Image by Jordan Barab used with permission.

Friday, December 15 is the last day the public can send in comments on the newly proposed new zoning ordinance for Prince George’s County. There’s a lot of good stuff in there, but also one really suspicious thing. Here’s a rundown of what you should know!

Here’s why the county needs to update its zoning ordinance

Prince George’s zoning code is really long and pretty old. When it was written in the 1950s, it had in mind a mostly rural and suburban county, and its rules reflect that. Of course today Prince George’s County has a variety of areas, some urban and others rural. It also has better transit options, including a number of Metro stations throughout it.

As time went on, planners added and amended bits and pieces to the zoning ordinance to adapt to the changing county, but unfortunately that left a large, complicated code that does not best serve the Prince George’s County of today. So planners have undertaken the task of simplifying the code and rewriting it. The current draft has been open to public comment for months, and that period of public comment closes today.

There’s a lot urbanists should get excited about in here, so let’s take a look at a few highlights.

The county could stop requiring so much parking

Prince George’s County, not unlike many other jurisdictions, has for years required developments to provide a minimum amount of parking. While parking is indeed important in many cases, the county’s rules required too much of it, in particular in areas that are meant to encourage biking or transit use. This of course not only uses up valuable land for too-often empty parking lots, but increases the price of the commercial or residential buildings there unnecessarily.

Part of the zoning code update is reducing parking minimums throughout many zones, but especially so in areas near Metro. By making this change, the county is joining a host of local jurisdictions which have been reducing high parking minimums. Most recently, Arlington passed new regulations that require less parking along Metro corridors.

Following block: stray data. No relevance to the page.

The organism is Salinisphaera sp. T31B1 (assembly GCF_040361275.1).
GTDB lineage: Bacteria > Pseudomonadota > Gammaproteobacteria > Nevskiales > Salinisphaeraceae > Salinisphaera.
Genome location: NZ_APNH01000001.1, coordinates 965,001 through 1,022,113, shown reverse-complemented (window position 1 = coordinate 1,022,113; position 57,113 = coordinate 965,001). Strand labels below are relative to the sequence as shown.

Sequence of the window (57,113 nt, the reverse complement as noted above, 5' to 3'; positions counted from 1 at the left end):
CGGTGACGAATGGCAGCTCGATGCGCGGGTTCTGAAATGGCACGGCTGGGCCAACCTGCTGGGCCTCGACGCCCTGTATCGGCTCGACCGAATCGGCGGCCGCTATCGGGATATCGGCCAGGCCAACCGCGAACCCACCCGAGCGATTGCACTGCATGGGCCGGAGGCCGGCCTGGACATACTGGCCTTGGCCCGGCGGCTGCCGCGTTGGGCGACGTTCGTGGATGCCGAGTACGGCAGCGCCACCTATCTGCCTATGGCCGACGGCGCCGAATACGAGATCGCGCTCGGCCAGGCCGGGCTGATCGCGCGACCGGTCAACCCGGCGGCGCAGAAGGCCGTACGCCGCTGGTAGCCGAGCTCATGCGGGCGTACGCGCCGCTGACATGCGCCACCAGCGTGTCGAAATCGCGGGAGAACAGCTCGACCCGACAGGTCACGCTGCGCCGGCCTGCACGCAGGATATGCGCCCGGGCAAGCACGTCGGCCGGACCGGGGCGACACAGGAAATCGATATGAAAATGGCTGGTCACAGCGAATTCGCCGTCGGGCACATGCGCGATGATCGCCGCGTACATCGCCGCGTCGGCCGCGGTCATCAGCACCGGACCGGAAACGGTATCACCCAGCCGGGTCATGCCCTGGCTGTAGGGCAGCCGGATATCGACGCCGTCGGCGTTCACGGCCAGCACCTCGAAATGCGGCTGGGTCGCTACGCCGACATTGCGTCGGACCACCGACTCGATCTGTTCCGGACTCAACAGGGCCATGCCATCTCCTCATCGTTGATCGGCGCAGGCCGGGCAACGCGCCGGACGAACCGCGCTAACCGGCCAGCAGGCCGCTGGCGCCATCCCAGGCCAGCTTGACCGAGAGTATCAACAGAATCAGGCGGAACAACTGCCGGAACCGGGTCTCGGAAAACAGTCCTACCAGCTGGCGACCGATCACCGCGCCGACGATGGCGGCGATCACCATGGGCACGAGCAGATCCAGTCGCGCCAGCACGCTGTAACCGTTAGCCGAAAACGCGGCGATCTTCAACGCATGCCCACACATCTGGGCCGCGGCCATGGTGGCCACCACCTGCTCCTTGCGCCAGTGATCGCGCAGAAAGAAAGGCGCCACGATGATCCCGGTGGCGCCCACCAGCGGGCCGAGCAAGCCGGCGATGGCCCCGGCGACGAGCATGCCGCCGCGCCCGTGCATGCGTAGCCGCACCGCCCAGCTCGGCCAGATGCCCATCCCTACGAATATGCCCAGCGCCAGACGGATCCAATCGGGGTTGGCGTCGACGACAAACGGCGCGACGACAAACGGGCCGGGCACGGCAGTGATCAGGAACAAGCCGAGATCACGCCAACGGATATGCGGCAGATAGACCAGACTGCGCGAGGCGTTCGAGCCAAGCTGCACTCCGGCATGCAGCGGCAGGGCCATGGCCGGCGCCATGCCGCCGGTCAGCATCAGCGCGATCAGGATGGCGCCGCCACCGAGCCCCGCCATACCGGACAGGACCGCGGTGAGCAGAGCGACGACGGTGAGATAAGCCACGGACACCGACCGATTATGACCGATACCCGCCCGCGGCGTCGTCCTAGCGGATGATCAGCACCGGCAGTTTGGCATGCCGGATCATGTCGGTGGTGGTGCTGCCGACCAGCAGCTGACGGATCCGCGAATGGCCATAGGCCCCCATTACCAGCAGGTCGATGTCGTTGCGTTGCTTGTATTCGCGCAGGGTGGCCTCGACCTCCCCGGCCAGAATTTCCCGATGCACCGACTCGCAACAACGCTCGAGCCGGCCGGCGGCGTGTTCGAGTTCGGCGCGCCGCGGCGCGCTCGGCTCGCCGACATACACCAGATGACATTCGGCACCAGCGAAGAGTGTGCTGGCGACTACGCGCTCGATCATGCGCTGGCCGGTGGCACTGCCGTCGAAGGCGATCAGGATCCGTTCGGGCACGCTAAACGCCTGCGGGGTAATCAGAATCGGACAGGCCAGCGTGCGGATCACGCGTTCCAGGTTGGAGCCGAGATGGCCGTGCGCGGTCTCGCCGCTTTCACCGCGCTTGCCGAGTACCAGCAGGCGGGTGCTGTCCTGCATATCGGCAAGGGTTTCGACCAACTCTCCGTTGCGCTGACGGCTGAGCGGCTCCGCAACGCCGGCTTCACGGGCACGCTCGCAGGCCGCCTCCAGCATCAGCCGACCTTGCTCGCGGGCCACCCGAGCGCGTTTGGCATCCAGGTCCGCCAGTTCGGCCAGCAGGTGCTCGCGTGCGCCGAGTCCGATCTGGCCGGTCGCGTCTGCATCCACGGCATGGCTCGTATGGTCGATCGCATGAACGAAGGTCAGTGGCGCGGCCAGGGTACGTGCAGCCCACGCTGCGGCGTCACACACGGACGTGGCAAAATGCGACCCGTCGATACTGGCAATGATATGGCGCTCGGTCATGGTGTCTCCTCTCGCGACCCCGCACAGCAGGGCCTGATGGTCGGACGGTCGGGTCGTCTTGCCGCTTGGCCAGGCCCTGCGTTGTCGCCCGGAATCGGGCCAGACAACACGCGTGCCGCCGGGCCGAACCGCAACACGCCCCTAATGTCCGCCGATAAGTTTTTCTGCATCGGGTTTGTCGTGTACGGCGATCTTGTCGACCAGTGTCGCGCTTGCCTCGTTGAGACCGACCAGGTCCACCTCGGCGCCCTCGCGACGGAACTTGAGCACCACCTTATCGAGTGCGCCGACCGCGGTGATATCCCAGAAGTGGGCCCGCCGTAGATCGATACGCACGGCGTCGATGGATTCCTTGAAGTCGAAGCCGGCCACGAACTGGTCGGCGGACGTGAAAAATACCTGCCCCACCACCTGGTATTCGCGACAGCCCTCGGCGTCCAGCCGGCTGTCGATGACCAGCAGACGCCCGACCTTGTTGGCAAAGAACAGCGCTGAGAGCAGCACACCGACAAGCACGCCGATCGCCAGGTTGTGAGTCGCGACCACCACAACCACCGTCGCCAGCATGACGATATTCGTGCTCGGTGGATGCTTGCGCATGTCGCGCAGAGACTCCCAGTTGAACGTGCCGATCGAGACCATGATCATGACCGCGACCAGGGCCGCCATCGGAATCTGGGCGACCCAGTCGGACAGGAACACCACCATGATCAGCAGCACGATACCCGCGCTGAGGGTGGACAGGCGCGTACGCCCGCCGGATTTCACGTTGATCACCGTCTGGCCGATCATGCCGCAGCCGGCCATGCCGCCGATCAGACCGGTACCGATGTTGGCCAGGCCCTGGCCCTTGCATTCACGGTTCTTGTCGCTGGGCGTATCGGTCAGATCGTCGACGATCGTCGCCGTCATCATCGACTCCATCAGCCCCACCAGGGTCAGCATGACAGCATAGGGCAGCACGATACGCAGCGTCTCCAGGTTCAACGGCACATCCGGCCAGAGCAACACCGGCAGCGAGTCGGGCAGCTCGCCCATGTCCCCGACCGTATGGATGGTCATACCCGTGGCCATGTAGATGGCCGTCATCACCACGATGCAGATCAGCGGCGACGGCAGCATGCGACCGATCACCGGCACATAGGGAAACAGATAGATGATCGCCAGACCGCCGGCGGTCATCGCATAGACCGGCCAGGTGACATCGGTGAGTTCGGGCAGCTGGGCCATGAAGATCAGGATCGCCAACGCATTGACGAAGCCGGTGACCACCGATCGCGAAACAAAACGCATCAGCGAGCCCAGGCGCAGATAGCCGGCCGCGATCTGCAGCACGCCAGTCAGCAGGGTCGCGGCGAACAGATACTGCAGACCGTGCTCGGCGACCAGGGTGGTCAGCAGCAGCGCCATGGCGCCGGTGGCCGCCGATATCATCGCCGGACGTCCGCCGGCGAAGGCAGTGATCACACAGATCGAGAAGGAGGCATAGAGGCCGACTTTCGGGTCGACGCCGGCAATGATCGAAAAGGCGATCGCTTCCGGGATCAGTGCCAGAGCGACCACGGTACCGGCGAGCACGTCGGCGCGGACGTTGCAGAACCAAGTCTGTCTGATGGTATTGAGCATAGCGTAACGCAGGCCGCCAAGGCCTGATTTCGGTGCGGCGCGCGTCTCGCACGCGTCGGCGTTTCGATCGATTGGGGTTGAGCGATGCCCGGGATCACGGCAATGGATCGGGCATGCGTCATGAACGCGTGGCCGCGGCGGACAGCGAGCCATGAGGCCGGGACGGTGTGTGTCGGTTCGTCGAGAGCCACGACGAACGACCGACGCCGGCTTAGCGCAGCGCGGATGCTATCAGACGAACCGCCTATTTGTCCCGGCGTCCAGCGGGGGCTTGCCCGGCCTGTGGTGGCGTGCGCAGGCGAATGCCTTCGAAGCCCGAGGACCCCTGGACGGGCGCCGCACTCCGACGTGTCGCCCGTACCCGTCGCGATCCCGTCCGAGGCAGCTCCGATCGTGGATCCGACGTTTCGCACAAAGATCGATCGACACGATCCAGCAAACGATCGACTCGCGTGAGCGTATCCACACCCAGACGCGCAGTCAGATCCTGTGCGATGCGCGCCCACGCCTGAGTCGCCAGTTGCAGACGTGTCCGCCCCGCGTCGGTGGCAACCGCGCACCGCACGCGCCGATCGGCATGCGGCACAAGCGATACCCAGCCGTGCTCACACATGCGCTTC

There could be better zoning for areas near Metro, for mixed use development, and for urban agriculture

A big goal of the zoning code rewrite it to clear up the piecemeal and cluttered existing code that has fallen into place over the years. In doing that, the proposed code has some smart improvements that better fit today’s Prince George’s County.

For example, current zoning for mixed-use areas tends to try and force an “instant neighborhood” approach, where all the residential and commercial uses must be built simultaneously, rather than allowing an area to develop more organically. The proposed code adds some flexibility to that approach. The current code also makes it difficult to build dense mixed use projects near Metro stations (and of course requires too much parking for those areas). The proposed code includes new Transit Oriented Zones to help bring better development to those areas.

Changes go beyond supporting better buildings, they also support better urban agriculture. With the new code urban farms and farmers markets will be allowed in more areas than before. They will also have more flexibility in where and when they can sell their food, increasing access to locally grown food.

Something the zoning update should really not do: bring back “call-up”

There is a lot to be excited about in this update, but unfortunately the latest draft suggests bringing back a problematic public process nicknamed “call-up”.

“Call-up” refers to the ability of the county council force an additional review on a development, “calling-up” the project for a review before the council even after the Planning Board has made a ruling. This might make sense if there was an appeal by one of the affected parties, but most egregiously, the county board could “call-up” project even if there was no appeal.

In other words, this system was easily abused, and in 2015 Maryland’s highest court agreed and severely scaled back the purview of the council’s “call-up” powers.

Unfortunately, hidden in the draft of the zoning ordinance is a process called “election,” which basically does the same thing as old “call-up” — give the county council authority to force another review on projects even if no appeal is made.

When you’re sending in your comments today to planning officials, make sure to tell that the county does not need to revisit this issue! Call-up was a problem before, and it will be a problem again if it comes back. We’ve made it easier for you on this one, just click here to send an email that’s clear: NO to “call-up!”

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David Whitehead is the Housing Program Organizer at Greater Greater Washington.  A former high school math teacher and a community organizer, David works to broaden and deepen Greater Greater Washington’s efforts to make the region more livable and inclusive through education, advocacy and organizing. He lives in Edgewood.